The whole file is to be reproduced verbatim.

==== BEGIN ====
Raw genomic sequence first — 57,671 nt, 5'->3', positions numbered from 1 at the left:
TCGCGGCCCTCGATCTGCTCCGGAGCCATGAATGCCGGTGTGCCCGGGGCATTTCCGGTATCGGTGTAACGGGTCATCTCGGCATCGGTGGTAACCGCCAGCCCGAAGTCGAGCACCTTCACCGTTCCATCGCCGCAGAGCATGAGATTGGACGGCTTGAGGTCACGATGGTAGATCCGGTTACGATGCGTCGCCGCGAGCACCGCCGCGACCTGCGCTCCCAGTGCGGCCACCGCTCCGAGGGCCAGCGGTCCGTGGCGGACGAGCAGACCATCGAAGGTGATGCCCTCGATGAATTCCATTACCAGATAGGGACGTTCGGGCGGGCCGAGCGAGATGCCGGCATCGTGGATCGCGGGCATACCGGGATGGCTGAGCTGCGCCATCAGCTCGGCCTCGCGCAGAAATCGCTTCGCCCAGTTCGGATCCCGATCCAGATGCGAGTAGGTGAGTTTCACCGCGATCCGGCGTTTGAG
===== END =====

Raw genomic sequence first — 57,671 nt, 5'->3', positions numbered from 1 at the left:
TCGCGGCCCTCGATCTGCTCCGGAGCCATGAATGCCGGTGTGCCCGGGGCATTTCCGGTATCGGTGTAACGGGTCATCTCGGCATCGGTGGTAACCGCCAGCCCGAAGTCGAGCACCTTCACCGTTCCATCGCCGCAGAGCATGAGATTGGACGGCTTGAGGTCACGATGGTAGATCCGGTTACGATGCGTCGCCGCGAGCACCGCCGCGACCTGCGCTCCCAGTGCGGCCACCGCTCCGAGGGCCAGCGGTCCGTGGCGGACGAGCAGACCATCGAAGGTGATGCCCTCGATGAATTCCATTACCAGATAGGGACGTTCGGGCGGGCCGAGCGAGATGCCGGCATCGTGGATCGCGGGCATACCGGGATGGCTGAGCTGCGCCATCAGCTCGGCCTCGCGCAGAAATCGCTTCGCCCAGTTCGGATCCCGATCCAGATGCGAGTAGGTGAGTTTCACCGCGATCCGGCGTTTGAG